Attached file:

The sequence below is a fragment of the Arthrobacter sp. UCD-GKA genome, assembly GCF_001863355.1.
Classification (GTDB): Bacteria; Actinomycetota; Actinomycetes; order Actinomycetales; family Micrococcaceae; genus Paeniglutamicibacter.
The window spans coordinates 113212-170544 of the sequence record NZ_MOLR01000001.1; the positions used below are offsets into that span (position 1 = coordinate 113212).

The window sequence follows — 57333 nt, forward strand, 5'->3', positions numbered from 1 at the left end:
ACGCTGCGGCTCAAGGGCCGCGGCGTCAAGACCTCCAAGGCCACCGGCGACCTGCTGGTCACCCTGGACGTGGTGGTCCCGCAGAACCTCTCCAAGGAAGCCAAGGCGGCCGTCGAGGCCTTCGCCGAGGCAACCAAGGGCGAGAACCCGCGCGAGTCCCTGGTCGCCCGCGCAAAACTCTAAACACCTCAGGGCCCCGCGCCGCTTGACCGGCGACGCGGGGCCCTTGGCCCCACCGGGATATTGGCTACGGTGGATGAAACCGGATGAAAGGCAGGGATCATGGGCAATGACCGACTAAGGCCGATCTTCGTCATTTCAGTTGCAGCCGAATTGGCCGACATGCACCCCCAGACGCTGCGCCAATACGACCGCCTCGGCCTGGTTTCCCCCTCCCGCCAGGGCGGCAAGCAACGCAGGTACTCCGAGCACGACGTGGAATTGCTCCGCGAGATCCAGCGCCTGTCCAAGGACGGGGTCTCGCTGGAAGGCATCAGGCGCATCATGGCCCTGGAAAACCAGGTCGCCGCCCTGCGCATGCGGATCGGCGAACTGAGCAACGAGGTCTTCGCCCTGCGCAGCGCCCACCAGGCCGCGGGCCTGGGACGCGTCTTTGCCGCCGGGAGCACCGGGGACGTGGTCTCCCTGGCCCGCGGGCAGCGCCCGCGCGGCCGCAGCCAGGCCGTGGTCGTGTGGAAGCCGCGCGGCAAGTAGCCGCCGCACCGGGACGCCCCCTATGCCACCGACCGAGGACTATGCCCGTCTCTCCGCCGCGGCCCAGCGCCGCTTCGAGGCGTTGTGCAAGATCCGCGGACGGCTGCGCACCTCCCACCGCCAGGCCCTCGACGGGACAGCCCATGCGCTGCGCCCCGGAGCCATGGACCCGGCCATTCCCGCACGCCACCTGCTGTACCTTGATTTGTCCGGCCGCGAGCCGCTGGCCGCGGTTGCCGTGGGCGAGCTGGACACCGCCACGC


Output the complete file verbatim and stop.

The sequence below is a fragment of the Arthrobacter sp. UCD-GKA genome, assembly GCF_001863355.1.
Classification (GTDB): Bacteria; Actinomycetota; Actinomycetes; order Actinomycetales; family Micrococcaceae; genus Paeniglutamicibacter.
The window spans coordinates 113212-170544 of the sequence record NZ_MOLR01000001.1; the positions used below are offsets into that span (position 1 = coordinate 113212).

The window sequence follows — 57333 nt, forward strand, 5'->3', positions numbered from 1 at the left end:
ACGCTGCGGCTCAAGGGCCGCGGCGTCAAGACCTCCAAGGCCACCGGCGACCTGCTGGTCACCCTGGACGTGGTGGTCCCGCAGAACCTCTCCAAGGAAGCCAAGGCGGCCGTCGAGGCCTTCGCCGAGGCAACCAAGGGCGAGAACCCGCGCGAGTCCCTGGTCGCCCGCGCAAAACTCTAAACACCTCAGGGCCCCGCGCCGCTTGACCGGCGACGCGGGGCCCTTGGCCCCACCGGGATATTGGCTACGGTGGATGAAACCGGATGAAAGGCAGGGATCATGGGCAATGACCGACTAAGGCCGATCTTCGTCATTTCAGTTGCAGCCGAATTGGCCGACATGCACCCCCAGACGCTGCGCCAATACGACCGCCTCGGCCTGGTTTCCCCCTCCCGCCAGGGCGGCAAGCAACGCAGGTACTCCGAGCACGACGTGGAATTGCTCCGCGAGATCCAGCGCCTGTCCAAGGACGGGGTCTCGCTGGAAGGCATCAGGCGCATCATGGCCCTGGAAAACCAGGTCGCCGCCCTGCGCATGCGGATCGGCGAACTGAGCAACGAGGTCTTCGCCCTGCGCAGCGCCCACCAGGCCGCGGGCCTGGGACGCGTCTTTGCCGCCGGGAGCACCGGGGACGTGGTCTCCCTGGCCCGCGGGCAGCGCCCGCGCGGCCGCAGCCAGGCCGTGGTCGTGTGGAAGCCGCGCGGCAAGTAGCCGCCGCACCGGGACGCCCCCTATGCCACCGACCGAGGACTATGCCCGTCTCTCCGCCGCGGCCCAGCGCCGCTTCGAGGCGTTGTGCAAGATCCGCGGACGGCTGCGCACCTCCCACCGCCAGGCCCTCGACGGGACAGCCCATGCGCTGCGCCCCGGAGCCATGGACCCGGCCATTCCCGCACGCCACCTGCTGTACCTTGATTTGTCCGGCCGCGAGCCGCTGGCCGCGGTTGCCGTGGGCGAGCTGGACACCGCCACGC